Watts are meaningful in product-to-product comparisons only in certain circumstances, says Ken Duncan, Wahl director of sales and marketing. “The only way that you can compare clippers and say that one has higher wattage and, therefore, more power, is if all other categories are equal–if both clippers are equal in efficiency and materials in drive system and in motor type. Measuring watts isn’t that cut-and-dried.”

In addition, the meaning of strokes per minute (SPM) varies among products: SPM may represent the speed of the clippers without the blades attached or when the blades are not cutting through hair. What’s more, companies measure stroke speed differently. Some measure one stroke when the blade moves left; other manufacturers count one stroke when the blade moves left and returns.

Nonetheless, a good rule of thumb is that the higher the SPMs, the faster the blades cut, but size and type of blade also factor into the equation. Rick Habben, an engineer for Wahl, explains, “The distance between the teeth makes a difference. The wider the distance, the easier it is to feed the hair and the faster it will cut.” On the other hand, he adds, “The faster the blades go, the more friction and heat you create, and blades can get too hot to use on an animal.”

Clippers that run at the highest speeds are not necessarily suited to heavy-duty jobs. “You may have a product that runs at a high rate of strokes per minute, and that sounds great to the consumer,” says Duncan. “But if it doesn’t have any torque, it may not be able to cut through a bridle path. For ears, on the other hand, you don’t need as much torque, but you may want a faster speed so that the blades are not pinching the hair as they cut it.”

Torque refers to the clippers’ ability to maintain speed under a load, and if anything, it is a better gauge of power than watts or stroke speed. The more torque, the more hair the clippers can cut while maintaining speed.

Unfortunately, torque is usually not included in product claims–it is difficult to quantify, and there is no standard measurement of torque for clipper products.

Horse Clipper Blades

Compared to the mysteries of clipper motors and power and speed, blades are fairly straightforward. Each clipper is fitted with two blades: the stationary lower blade, called the “comb,” and the moving blade above, called the “cutter.”

The comb feeds the hair through, setting it up for the cutter, which slices the hair with each pass, cutting it at a length determined by the thickness of the comb. “The cutting point is measured not at the tip of the blade but at the point where the top blade moves against the lower blade,” says Stephanie Sexton, marketing director for Premier 1 Supplies.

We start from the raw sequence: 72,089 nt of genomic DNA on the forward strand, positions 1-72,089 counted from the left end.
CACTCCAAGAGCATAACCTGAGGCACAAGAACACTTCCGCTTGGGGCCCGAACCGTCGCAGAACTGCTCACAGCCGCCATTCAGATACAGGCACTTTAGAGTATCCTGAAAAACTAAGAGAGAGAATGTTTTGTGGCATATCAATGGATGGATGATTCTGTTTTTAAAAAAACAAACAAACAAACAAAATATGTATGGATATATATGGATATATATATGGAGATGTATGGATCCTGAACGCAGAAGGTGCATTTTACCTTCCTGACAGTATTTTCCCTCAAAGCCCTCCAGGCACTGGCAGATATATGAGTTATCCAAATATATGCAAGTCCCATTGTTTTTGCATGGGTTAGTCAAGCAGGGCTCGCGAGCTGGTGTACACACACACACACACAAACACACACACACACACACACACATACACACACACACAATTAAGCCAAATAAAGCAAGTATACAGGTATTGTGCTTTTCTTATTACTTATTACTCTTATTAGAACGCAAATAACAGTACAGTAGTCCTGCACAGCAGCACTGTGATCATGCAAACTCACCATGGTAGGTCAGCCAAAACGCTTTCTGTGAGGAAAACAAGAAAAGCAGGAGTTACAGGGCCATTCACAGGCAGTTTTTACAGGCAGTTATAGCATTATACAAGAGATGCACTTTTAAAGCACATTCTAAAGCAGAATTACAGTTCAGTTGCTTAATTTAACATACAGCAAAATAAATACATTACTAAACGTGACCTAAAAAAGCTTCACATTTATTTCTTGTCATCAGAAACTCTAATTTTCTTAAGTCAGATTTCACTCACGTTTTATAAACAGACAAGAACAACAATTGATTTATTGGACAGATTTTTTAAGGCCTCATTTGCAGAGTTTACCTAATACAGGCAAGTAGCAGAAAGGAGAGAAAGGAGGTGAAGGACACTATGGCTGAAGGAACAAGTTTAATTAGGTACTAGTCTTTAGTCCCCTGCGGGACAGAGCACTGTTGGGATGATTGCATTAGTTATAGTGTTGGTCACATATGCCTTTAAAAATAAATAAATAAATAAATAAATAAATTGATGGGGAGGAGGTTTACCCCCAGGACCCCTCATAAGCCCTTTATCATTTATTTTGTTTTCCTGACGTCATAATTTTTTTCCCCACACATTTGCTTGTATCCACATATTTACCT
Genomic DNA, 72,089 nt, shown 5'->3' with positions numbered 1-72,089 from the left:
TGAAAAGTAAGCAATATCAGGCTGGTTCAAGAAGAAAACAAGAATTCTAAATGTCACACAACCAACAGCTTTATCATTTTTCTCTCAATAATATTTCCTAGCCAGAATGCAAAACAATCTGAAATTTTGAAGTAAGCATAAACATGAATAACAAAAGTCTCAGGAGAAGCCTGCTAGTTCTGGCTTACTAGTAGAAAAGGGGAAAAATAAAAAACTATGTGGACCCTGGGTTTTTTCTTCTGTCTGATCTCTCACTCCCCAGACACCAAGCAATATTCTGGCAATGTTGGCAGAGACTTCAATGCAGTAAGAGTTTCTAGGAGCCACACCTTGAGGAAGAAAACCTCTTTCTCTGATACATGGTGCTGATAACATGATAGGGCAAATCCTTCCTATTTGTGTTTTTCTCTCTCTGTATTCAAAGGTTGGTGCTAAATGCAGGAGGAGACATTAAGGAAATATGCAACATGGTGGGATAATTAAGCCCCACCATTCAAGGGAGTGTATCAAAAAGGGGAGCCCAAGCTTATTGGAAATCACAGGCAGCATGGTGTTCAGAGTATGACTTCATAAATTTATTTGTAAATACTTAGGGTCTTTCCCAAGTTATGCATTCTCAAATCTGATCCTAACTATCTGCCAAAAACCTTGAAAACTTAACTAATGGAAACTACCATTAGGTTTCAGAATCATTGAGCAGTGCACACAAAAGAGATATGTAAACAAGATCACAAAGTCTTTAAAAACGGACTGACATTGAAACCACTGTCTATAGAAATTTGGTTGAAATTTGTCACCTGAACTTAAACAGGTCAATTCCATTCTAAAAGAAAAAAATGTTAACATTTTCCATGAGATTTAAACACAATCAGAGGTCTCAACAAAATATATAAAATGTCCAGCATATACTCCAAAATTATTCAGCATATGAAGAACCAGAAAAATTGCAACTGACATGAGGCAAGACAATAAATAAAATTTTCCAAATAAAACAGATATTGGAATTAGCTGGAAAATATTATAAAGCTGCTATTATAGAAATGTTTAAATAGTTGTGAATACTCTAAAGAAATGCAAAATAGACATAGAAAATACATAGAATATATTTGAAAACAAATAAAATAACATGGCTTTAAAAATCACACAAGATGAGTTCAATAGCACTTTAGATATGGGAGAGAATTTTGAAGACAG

Blades used to clip horses range from the fine cut of a number 40 blade, which cuts the hair to 1/100 of an inch, to a number 3 3/4 blade, which leaves 1/2 inch of hair after cutting. Blade preference depends on the purpose of the cut; an owner clipping a horse in a colder climate may leave the hair a little longer, whereas a show horse in Florida will benefit from a closer cut. In the horse industry, says Fred Koeller, vice president of marketing for Andis, the number 10 blade, which leaves hair 1/16 of an inch long, has become the most popular medium blade, and many general-use clippers come with a number 10 blade attached.

The ease of changing or adjusting blades depends on the clipper’s design.

  • In an adjustable-blade model, a lever on the side moves the cutting blade closer to or further from the outer edge of the comb.
  • Detachable blades snap on and off, allowing the user to easily change blades.
  • Fixed blades are screwed in place, so they can be removed, but the process is a bit more labor intensive. Some fixed-blade clippers are designed to use just one blade size. Blades dull with use–more rapidly when they are not regularly cleaned or lubricated. The life span of a clipping blade largely depends on hours of use, type of hair it is used to cut–including length, condition and cleanliness–and the overall maintenance of both the blades and clippers. Manufacturers and many local appliance repair shops offer blade-sharpening services, and do-it-yourself kits are also available. However, some consumers prefer to simply replace worn blades.

Making Your Horse Clipper Choice

You may not be able to “test-drive” new clippers before purchasing them, but you can poll friends or barnmates about which types they have used and which they prefer. When possible, borrow a few clippers so you can gauge firsthand their noise level, weight, size, and width of blade in relation to your intended use. If you do “try out” a friend’s clippers, keep in mind that the performance of older, perhaps hard-used units will vary according to blade wear and the length of hair you’re cutting. Nonetheless, you’ll likely get a general idea of how the unit operates and whether it will suit your needs.

This article originally appeared in the July 2004 issue of EQUUS magazine.